Dick Herfindahl: Fishing openers are always a new experience

Published 8:11 pm Friday, May 11, 2018

Woods & Water by Dick Herfindahl


I have been attending the Governor’s Fishing Opener since 1995 and none of them have been alike.  Even when I have made a return visit to an area, there have been many things that I have learned about that area on my return visit that I was not aware of the first time around. This time I will be returning to the Wilmar area, which is where I first attended a Governor’s Fishing Opener in 1995. I will hopefully be on the water when this column hits the press.

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My first visit was less than comfortable when I think of the weather. It was cold, rainy and windy and less than desirable when it comes to fishing conditions. Weather aside, I was very impressed with the whole event and now I am returning for another visit, which hopefully will not be a repeat weather-wise.

I had the chance to limber up my casting arm the other day when my grandson Trevor texted me and wanted to know if I wanted to go crappie fishing. I couldn’t pass on the opportunity to fish with my oldest grandson, who had been fishing with me since he was barely out of diapers. Now I am the one getting fishing tips from him and I must say, he knows his stuff.

In the years before I started attending the Governor’s Opener, I would take my sons with me on the fishing opener. Which usually meant heading to a little lake called Reed’s Lake, which sits just southeast of Elysian. We would get there in the early morning and usually were able to catch a few walleye and northern before heading home shortly after noon. Things eventually changed on that lake, not so much the fishing, but the number of fishermen on opening day.

The last time we were there the vehicles with trailers were crowded into the small parking area and meandered down the side of the highway on both sides. The next year I decided to try Lake Francis with my son Brian and on that day it was very cold and the access was full once again. We fished most of the morning and had but a couple of crappies to show for it. Brian was chilled to the bone and the fish were not jumping into the boat, so we called it a day.

The next year I decided to fish a lake that not many folks thought about for opening day, Fountain Lake. It was right here at home, so no driving or waiting in line to launch the boat, just drop the boat in, park, and fish. It even got better, me and my two sons Brian and Brad, came home with four walleyes and two northern to show for our effort. This was at a time when nobody thought of Fountain Lake as a place to go to catch walleye. It must have looked like old dad knew what he was doing, but I actually went to that spot on a hunch and it paid off.

There are times when all the electronics and gadgets that we have at our disposal today can still be trumped by sheer luck and past experiences. I am not knocking modern technology because I use it too, although there are times when I do enjoy fishing “old school” and I really enjoy every minute of that. When I am up at our cabin, I will occasionally take our little 12-ft. Lund and trailer to one of my favorite little lakes to fish with no locator just the shoreline and memories of past fishing experiences to guide me.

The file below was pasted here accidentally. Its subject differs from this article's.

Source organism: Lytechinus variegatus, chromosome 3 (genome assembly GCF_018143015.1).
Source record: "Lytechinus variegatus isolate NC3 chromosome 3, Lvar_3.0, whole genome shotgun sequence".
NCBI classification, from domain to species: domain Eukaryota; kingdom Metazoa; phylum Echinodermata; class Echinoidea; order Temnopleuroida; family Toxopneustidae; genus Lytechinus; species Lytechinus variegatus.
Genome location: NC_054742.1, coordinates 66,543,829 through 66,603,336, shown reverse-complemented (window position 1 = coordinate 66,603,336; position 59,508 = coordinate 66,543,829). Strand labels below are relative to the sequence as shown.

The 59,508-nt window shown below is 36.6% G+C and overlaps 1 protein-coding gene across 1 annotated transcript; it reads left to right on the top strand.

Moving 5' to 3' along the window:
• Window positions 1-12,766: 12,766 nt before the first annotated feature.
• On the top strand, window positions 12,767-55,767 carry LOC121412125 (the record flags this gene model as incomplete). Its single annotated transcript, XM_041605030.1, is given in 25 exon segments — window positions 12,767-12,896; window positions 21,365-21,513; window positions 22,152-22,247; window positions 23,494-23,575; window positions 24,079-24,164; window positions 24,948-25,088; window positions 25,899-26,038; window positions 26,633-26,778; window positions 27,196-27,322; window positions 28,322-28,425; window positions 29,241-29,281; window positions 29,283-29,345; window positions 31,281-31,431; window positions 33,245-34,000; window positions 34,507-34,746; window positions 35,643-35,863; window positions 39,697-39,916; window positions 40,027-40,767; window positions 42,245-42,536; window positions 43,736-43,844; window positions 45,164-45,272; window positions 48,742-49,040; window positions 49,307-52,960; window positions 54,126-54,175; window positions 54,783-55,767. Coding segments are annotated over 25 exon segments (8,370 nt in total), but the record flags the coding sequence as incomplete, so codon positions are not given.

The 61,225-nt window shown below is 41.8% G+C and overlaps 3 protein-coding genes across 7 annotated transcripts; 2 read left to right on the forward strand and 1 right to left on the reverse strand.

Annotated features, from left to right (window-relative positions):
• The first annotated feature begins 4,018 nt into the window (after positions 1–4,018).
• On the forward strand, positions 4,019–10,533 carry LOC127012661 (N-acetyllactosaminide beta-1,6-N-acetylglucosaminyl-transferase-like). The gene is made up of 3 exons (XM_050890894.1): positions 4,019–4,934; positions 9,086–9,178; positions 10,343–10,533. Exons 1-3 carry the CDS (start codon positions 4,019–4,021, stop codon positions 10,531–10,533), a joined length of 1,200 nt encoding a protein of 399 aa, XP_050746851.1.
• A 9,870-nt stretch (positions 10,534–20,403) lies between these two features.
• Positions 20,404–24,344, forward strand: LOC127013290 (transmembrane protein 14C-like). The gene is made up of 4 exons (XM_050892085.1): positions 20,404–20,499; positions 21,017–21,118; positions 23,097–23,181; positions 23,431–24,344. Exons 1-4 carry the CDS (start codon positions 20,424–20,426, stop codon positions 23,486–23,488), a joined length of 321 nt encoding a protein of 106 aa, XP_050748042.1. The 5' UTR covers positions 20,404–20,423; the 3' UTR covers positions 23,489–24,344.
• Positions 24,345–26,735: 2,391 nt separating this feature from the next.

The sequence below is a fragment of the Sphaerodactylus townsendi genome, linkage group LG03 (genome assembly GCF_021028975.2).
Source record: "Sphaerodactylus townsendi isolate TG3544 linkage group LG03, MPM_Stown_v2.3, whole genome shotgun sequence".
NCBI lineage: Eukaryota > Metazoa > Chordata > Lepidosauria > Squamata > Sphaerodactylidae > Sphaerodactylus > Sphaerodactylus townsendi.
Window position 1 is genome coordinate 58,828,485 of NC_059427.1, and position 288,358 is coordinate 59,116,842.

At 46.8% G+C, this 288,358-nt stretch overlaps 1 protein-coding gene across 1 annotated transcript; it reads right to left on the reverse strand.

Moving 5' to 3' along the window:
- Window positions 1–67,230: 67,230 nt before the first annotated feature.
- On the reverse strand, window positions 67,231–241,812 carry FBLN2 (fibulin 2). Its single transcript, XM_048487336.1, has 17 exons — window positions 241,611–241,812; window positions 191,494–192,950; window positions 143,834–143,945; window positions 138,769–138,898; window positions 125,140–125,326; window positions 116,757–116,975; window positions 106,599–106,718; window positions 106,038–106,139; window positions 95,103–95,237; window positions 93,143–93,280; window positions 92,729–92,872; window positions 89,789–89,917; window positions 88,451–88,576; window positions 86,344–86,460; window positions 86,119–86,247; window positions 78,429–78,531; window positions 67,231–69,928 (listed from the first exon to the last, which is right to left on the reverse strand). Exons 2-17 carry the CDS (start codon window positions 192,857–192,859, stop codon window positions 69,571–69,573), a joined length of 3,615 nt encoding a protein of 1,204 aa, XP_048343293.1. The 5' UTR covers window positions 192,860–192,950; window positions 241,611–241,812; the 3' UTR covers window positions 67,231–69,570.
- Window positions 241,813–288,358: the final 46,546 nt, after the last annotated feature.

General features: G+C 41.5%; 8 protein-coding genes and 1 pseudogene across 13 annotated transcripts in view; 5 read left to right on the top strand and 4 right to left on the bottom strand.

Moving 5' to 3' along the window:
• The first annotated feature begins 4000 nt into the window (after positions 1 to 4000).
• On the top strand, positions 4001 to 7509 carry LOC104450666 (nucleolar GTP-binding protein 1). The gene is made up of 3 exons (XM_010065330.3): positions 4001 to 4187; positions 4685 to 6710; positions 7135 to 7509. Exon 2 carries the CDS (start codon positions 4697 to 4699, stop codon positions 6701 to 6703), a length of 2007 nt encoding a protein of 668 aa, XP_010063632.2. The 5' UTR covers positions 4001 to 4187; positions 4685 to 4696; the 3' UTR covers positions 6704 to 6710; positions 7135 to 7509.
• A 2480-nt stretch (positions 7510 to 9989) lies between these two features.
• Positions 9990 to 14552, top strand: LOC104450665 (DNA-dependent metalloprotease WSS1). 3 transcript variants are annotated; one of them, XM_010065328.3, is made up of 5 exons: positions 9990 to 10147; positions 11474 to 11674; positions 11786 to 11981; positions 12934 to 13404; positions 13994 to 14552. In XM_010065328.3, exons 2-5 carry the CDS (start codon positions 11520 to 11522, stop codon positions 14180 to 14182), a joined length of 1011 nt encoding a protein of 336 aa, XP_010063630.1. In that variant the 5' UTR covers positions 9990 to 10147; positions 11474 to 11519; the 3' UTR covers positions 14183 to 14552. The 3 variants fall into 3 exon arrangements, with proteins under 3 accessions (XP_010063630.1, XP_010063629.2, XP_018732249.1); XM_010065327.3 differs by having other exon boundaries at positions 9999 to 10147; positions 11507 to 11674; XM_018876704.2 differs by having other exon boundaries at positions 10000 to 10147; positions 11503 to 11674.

These are the times when I feel closer to nature than at any other time. It’s just me and all of the wonderful sights, sounds and experiences that old Mother Nature has to offer. I learned to appreciate the outdoors as a youth growing up right here in the area. As a kid, I would explore the slough and “crick” just south of our home on Bridge Avenue and that was where I would spend the lion’s share of my summers. Once I was old enough to venture into town on my bike, it opened up a whole new world of fishing. In my youth, I probably had fished every inch of Fountain Lake from the dam to Edgewater Bay and back.

Over those years I caught a variety of fish, but probably my most memorable one was when I was with my good friend Pat Smith. We had ridden our bikes from the dam to Pioneer Park while fishing the shoreline along the way. We were fishing under some willow trees that hung out over the water when a boat went by and the wake had my bobber bouncing up and down, before it suddenly disappeared from sight. I fought this big fish for some time before victory was mine. Pat climbed down to the water and retrieved the fish, which turned out to be a smallmouth bass.

I had never seen one up close, but I had a book at home with different species of Minnesota fish with pictures and the whole nine yards. I took that fish home, riding proudly out North Bridge Street with that fish dangling from a stringer on my handlebars. Oh, what a magic moment that was to an aspiring young fisherman and future outdoorsman. When I got home, I took the fish into the basement and retrieved my precious book. I opened it to the page and held it next to the fish and sure enough, it was a smallmouth and I might have hurt my arm patting myself on the back.

Until next time: The season is upon us so get out and wet a line and maybe the lunker that you seek is waiting for you.

Please take some time to honor those who have sacrificed so for the freedoms we enjoy today. Also, take some time to remember those who made the ultimate sacrifice, those who served and those troops serving today.